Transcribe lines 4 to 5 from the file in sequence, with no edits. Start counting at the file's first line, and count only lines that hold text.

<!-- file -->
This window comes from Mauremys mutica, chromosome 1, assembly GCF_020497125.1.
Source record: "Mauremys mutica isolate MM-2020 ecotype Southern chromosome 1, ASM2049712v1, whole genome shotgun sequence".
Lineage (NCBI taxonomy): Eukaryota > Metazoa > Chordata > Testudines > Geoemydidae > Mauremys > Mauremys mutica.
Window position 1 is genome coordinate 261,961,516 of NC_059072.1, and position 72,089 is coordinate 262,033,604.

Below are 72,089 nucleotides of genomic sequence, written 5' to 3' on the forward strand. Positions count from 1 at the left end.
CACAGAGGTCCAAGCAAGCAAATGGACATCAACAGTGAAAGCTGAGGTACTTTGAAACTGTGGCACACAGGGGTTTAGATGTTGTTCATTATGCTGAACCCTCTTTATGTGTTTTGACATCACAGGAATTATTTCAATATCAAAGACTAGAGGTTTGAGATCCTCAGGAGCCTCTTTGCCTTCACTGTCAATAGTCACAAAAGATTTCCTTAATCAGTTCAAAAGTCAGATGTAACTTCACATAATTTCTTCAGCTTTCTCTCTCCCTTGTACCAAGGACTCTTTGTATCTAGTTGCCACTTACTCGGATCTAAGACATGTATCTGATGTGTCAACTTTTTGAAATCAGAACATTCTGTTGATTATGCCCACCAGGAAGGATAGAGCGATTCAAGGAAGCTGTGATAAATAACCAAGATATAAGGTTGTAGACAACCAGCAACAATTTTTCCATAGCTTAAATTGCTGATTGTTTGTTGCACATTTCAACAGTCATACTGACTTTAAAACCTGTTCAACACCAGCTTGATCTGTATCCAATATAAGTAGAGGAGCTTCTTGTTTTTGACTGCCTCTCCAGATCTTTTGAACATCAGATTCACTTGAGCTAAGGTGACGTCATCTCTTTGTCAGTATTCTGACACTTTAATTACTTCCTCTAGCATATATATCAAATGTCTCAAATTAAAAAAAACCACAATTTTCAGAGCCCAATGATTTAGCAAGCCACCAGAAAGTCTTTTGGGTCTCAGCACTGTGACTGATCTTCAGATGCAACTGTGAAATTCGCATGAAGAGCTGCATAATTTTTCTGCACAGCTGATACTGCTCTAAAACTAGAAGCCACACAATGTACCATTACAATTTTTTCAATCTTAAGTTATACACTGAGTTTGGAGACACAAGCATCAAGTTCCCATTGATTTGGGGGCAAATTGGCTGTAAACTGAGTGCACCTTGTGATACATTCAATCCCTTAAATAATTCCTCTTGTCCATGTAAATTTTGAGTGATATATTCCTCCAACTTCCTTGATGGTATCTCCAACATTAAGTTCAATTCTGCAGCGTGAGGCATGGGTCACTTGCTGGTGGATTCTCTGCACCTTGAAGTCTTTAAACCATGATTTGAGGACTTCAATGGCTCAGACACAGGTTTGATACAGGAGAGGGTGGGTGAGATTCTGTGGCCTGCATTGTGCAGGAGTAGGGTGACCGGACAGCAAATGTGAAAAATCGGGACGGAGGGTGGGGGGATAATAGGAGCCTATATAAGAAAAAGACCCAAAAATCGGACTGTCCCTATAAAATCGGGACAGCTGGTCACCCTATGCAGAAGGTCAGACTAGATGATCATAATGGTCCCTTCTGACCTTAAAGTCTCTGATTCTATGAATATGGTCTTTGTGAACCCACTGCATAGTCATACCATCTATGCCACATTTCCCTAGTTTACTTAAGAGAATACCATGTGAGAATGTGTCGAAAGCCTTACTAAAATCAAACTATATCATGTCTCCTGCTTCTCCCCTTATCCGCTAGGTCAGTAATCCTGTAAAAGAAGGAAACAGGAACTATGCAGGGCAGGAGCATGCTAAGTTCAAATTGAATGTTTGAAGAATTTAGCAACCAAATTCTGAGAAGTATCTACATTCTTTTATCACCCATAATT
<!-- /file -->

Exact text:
Window position 1 is genome coordinate 261,961,516 of NC_059072.1, and position 72,089 is coordinate 262,033,604.

Below are 72,089 nucleotides of genomic sequence, written 5' to 3' on the forward strand. Positions count from 1 at the left end.